The University of Winnipeg



UWinnipeger creates a toolkit for inclusive cities for UNESCO

Dr. Yvonne Vizina, ©UWinnipeg

Dr. Yvonne Vizina, ©UWinnipeg

UWinnipeg’s Dr. Yvonne Vizina (Faculty of Education) co-authored a report with Peigi Wilson, LLM that explores a holistic approach to advancing reconciliation.

Using the sacred circle as a framework, Vizina and Wilson drew on data from a national survey by the Canadian Commission for UNESCO (CCUNESCO), interviews with municipalities, and publicly available information in creating the Reconciliation with Indigenous Peoples: A Holistic Approach, Toolkit for Inclusive Municipalities in Canada and Beyond.

This tool kit has recently been released by CCUNESCO, as part of a broad mandate for the Coalition of Inclusive Municipalities (formerly known as the Canadian Coalition of Municipalities against Racism and Discrimination – CCMARD).

This timely tool kit provides a background to the concept of reconciliation and dispels a few of the myths, misconceptions, and stereotypes that impede reconciliation. Designed to be user-friendly, and widely shared, it has an important timeline and overview of some major historical events that are significant in the current journey to reconciliation. 

It also includes a learning model for municipalities to engage with Indigenous communities and links with the United Nations Declaration on the Rights of Indigenous Peoples and the Truth and Reconciliation Commission’s Calls to Action. A three-step process for municipal success is described that moves from developing basic understanding about Indigenous Peoples, through to collaborations, and on to strategies that advance reconciliation relationships.

“You need people rowing in the same direction,” explains Vizina. “The tool kit is designed to assist municipalities with reconciliation initiatives. The examples of success and innovation can serve other institutions that may be wondering how to initiate or advance their own reconciliation processes.”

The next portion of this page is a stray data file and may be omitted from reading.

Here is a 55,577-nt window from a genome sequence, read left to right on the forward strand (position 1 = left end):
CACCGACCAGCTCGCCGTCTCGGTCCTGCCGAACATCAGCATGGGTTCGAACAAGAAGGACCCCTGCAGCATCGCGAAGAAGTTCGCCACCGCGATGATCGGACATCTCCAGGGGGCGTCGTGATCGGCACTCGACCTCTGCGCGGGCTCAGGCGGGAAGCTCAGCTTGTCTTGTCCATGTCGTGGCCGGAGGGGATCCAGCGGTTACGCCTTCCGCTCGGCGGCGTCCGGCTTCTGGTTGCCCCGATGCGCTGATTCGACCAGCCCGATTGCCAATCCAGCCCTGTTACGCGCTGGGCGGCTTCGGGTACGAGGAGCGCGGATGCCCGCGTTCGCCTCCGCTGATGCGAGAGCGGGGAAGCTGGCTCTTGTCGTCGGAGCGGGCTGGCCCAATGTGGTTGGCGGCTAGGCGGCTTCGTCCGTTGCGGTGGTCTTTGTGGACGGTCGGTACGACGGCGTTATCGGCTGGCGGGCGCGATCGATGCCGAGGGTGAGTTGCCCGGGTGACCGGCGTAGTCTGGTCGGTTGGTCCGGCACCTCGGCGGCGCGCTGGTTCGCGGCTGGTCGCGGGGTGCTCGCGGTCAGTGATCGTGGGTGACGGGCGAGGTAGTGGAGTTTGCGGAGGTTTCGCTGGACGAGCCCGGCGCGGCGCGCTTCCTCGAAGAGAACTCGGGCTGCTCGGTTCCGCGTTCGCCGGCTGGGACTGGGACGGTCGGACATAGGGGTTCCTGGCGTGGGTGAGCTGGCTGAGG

The latter part of the tool kit is built around a holistic view of reconciliation that includes mental (knowledge systems), physical (action processes), spiritual (belief systems), and emotional (values and protocols) domains of Indigenous knowledge systems. 

Each of the domains contain several short descriptions of exemplary work on reconciliation being done in municipalities across Canada.  The tool kit concludes with some suggested dos and don’ts, additional tools and resources, and featured municipalities that include Winnipeg, MB;Whitehorse, YK; Montreal, QC; and Val-d’Or, QC.

Since its release, the co-authors have been receiving positive feedback and engagement from across the country. 

Co-author Peigi Wilson added, “How we come together has to address where we have been, where we are, and where we are going.  Reconciliation is about respect and working together for our mutual benefit.  This toolkit shares examples of municipal-Indigenous collaboration from across the country to motivate others.”

The work was made possible by CCUNESCO as part of their ongoing work with the 80-member Coalition of Inclusive Municipalities to advance reconciliation for Indigenous Peoples and municipalities across Canada.

Vizina is an assistant professor in the Faculty of Education and director of UWinnipeg’s ACCESS programs.  She completed a PhD in the School of Environment and Sustainability at the University of Saskatchewan, where she examined traditional Indigenous concepts of sustainability, as well as sustainability education practices and policies in Aboriginal post-secondary programs across Canada. Vizina completed her Bachelor of Education degree at the Saskatchewan Urban Native Teacher Education Program in Prince Albert, SK and a Master of Education degree with a thesis on Métis traditional environmental knowledge and science education. At the University of Saskatchewan, she was the associate director of the Aboriginal Education Research Centre (College of Education) for several years.

Wilson is a Métis lawyer working at the intersection of Indigenous rights and environmental protection.  She has a Master of Laws from the University of Ottawa, where her thesis explored the degree to which Canadian law respects the interconnection of biological and cultural diversity. She has a degree in law from the University of Victoria and a double honours BA from the University of Western Ontario.  Peigi has worked for the United Nations Environment Program, the Assembly of First Nations, and most recently at the Federation of a Canadian Municipalities facilitating the development of equitable service agreements between First Nations and municipalities.

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